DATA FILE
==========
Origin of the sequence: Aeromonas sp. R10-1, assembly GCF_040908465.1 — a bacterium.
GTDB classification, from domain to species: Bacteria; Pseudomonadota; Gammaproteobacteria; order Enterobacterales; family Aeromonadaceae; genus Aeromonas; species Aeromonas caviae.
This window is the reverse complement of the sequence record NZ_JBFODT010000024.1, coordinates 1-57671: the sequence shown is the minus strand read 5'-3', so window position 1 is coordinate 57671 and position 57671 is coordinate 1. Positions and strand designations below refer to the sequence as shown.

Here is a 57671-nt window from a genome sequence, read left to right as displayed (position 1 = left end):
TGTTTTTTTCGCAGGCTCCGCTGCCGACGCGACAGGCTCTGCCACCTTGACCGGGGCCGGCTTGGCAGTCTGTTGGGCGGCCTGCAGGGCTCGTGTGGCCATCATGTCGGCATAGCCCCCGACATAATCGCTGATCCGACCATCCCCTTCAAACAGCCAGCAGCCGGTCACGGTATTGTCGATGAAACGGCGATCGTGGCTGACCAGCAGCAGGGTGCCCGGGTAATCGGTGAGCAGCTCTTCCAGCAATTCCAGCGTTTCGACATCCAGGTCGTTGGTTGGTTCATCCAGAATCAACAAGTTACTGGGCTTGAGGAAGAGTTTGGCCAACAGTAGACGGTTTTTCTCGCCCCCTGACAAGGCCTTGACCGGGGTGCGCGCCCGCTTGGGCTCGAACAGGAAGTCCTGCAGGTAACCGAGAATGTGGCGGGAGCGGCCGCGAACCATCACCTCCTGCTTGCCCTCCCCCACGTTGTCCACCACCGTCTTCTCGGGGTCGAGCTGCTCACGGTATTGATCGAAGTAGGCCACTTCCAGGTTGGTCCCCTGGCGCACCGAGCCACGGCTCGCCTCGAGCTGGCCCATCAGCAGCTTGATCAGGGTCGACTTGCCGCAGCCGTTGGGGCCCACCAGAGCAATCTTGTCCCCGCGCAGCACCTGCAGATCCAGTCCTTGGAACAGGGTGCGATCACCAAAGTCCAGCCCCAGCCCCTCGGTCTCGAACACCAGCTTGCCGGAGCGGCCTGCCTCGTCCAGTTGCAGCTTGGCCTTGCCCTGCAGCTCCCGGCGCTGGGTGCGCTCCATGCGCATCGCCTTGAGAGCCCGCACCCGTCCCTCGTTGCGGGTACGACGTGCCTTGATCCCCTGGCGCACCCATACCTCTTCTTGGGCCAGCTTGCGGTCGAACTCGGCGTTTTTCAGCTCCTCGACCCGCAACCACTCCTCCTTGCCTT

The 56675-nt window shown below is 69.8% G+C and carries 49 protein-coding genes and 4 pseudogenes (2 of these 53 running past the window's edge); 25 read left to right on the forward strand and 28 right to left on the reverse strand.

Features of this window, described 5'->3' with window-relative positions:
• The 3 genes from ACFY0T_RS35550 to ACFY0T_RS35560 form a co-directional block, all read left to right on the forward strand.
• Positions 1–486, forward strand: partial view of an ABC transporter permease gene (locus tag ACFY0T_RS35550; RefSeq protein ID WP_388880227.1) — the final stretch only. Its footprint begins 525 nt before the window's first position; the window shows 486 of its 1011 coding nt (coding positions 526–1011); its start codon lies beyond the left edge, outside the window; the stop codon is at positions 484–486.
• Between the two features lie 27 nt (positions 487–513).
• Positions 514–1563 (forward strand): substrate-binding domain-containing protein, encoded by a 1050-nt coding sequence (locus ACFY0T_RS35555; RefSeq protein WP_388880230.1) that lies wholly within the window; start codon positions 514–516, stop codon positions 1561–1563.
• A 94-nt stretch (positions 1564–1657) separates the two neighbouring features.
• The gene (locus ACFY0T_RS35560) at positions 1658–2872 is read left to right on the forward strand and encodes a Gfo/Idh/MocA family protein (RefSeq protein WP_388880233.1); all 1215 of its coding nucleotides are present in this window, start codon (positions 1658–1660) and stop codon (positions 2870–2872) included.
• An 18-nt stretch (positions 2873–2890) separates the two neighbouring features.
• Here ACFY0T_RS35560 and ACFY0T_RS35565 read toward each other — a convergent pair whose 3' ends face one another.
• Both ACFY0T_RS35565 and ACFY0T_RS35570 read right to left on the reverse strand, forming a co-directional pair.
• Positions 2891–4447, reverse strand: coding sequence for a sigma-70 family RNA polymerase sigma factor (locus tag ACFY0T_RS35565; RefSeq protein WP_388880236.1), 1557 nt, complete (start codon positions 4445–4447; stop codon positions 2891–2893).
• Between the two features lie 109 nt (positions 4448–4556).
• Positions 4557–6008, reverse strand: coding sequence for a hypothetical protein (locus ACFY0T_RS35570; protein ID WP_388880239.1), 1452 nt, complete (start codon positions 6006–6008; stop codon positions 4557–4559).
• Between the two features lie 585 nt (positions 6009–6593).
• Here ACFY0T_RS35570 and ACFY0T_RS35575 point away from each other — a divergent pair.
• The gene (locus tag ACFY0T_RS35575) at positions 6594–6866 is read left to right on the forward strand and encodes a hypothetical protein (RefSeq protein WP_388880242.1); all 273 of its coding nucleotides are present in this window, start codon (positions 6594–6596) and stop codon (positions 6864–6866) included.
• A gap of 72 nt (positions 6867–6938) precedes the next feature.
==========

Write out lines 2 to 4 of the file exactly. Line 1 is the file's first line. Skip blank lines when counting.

GTDB classification, from domain to species: Bacteria; Pseudomonadota; Gammaproteobacteria; order Enterobacterales; family Aeromonadaceae; genus Aeromonas; species Aeromonas caviae.
This window is the reverse complement of the sequence record NZ_JBFODT010000024.1, coordinates 1-57671: the sequence shown is the minus strand read 5'-3', so window position 1 is coordinate 57671 and position 57671 is coordinate 1. Positions and strand designations below refer to the sequence as shown.

Here is a 57671-nt window from a genome sequence, read left to right as displayed (position 1 = left end):